This category is near and dear to my heart, so excuse the obvious bias. Adventure bikes are made to do just about anything. The BMW R1250GS is a superb machine for on-road and even off-road use, and other bikes like the Suzuki V-Strom 1000 or V-Strom 650, the Honda Africa Twin, the Yamaha Super Ténéré ES, and Kawasaki KLR650 are highly capable, versatile machines.
In terms of travel, ADV motorcycles provide upright ergos and neutral rider triangles, well-sorted suspension and deep catalogs of factory and aftermarket accessories and upgrades. Levels of sophistication vary widely, with a new R1250GS packed with electronic rider aids and creature comforts and the KLR650 stripped down to just the bare essentials. As such, price varies widely too, so riders of all budget levels can find something approachable in this segment. There are also plenty of options, like the Africa Twin or forthcoming Ténéré 700, that are designed to better handle off-road duty than more road-focused options. You sacrifice the level of comfort you’d find with a luxury tourer and the performance scope of a sport-tourer, but you gain access to an entire world of off-road opportunity in some cases.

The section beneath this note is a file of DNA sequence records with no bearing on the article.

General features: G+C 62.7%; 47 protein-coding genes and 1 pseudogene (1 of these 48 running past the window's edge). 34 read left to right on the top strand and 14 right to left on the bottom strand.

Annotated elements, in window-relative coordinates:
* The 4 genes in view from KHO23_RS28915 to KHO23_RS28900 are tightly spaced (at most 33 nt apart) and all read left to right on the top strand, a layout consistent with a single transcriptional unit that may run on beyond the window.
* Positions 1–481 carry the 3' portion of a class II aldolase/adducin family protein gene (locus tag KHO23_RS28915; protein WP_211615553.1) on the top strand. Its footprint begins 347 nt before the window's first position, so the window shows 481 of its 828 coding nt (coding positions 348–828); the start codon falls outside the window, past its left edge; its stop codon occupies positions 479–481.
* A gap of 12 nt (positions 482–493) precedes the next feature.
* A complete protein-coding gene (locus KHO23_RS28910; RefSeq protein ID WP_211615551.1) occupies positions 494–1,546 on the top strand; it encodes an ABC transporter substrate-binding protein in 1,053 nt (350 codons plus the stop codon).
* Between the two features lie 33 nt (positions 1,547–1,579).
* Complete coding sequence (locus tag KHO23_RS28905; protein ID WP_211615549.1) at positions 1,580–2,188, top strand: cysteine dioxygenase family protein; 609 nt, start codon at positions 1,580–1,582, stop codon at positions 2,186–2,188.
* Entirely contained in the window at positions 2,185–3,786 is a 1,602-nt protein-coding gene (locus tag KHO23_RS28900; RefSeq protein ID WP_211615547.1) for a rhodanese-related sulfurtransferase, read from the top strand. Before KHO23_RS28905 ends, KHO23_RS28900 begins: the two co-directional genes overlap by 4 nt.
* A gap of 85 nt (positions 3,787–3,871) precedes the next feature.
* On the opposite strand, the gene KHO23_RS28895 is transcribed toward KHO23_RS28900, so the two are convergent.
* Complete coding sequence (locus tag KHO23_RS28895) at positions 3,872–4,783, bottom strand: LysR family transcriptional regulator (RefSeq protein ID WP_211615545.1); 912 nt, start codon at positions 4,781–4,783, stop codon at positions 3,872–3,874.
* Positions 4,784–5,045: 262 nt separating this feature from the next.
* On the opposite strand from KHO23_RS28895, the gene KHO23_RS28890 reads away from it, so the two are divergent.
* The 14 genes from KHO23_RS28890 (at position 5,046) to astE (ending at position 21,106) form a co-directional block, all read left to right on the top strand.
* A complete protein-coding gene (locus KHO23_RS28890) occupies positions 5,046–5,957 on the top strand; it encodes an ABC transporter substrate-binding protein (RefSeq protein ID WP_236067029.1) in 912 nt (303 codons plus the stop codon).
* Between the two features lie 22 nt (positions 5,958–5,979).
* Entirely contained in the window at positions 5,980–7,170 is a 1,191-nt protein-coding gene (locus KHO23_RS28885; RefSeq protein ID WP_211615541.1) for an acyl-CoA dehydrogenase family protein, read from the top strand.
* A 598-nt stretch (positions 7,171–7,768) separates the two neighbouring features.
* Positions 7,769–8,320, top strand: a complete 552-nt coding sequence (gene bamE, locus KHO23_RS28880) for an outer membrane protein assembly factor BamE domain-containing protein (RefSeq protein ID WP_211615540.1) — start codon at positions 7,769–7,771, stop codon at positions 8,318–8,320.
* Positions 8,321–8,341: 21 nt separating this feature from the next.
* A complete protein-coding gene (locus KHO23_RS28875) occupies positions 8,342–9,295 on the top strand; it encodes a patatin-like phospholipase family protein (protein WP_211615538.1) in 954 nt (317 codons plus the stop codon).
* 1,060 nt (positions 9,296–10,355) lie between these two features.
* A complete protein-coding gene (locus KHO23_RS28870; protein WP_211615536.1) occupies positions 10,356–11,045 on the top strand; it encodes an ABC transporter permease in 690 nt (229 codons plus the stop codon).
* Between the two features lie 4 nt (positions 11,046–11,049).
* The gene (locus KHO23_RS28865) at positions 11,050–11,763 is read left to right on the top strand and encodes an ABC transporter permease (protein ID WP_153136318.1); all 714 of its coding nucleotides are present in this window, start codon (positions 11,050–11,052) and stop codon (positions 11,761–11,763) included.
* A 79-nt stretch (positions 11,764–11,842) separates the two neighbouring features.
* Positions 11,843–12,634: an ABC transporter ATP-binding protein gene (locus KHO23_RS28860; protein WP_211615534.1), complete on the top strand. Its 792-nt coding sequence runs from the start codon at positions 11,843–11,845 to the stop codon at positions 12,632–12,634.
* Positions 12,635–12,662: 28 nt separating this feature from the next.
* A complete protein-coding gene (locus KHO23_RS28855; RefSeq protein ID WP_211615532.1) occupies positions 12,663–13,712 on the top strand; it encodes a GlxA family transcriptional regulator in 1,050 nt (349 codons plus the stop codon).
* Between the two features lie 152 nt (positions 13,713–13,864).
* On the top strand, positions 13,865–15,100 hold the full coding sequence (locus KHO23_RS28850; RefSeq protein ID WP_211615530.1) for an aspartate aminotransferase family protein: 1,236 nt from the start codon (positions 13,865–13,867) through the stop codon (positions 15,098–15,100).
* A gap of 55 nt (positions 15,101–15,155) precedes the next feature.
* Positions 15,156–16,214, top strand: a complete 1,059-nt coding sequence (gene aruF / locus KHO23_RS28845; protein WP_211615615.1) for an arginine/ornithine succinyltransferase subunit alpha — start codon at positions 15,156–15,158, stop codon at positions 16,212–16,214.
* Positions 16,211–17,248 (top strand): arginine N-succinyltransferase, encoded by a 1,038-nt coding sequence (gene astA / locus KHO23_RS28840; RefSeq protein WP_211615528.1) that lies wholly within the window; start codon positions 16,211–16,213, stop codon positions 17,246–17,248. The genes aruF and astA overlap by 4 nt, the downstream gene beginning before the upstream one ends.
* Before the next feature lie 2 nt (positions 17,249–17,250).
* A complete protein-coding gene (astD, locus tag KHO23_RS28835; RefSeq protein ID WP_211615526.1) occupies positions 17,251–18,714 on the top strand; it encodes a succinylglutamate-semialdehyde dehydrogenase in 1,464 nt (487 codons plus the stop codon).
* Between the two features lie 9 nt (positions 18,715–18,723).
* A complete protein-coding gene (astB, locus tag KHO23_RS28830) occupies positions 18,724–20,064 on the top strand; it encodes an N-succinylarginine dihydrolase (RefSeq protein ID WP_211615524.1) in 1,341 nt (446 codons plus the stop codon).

Cruisers have long been a favorite travel companion of riders. A Harley-Davidson Road Glide Ultra could easily fit in the luxury tourer category, for example, but even more modest rides like the H-D Sport Glide or Indian Scout can be outfitted with the elements you’d need to be comfortable on a long trip. These days, there are loads of cruisers that go big in terms of providing travel amenities, so blur the lines between cruiser and luxury tourer, but the rumbling V-twin engine and aesthetics keep even the high-dollar mounts firmly in this category.
American iron isn’t the only option either, as most major manufacturers have some cruiser option. The Kawasaki Vulcan 900, Honda Interstate, or Yamaha Star Bolt are prime examples. What’s nice about a cruiser for travel is the relaxed ride position and carrying capacity. If luggage isn’t already built in, there’s plenty of aftermarket luggage out there designed specifically for your bike. You give up some handling ability, so will need to keep the pace a bit slower than with a sport-touring bike, and you definitely want to keep your off-roading to almost nil with a cruiser. But you get a style of machine that has taken countless riders across states and continents throughout the decades.
All that being said, standards, sportbikes, scooters, and dual-sports are all capable of traveling, and doing it well. The categories above are some of the most popular for riders looking to travel, but sometimes the best stories come out of a long trip on a machine you wouldn’t expect to log lots of miles on. What matters is assessing your needs before the trip and getting the bike that best fits your travel plans.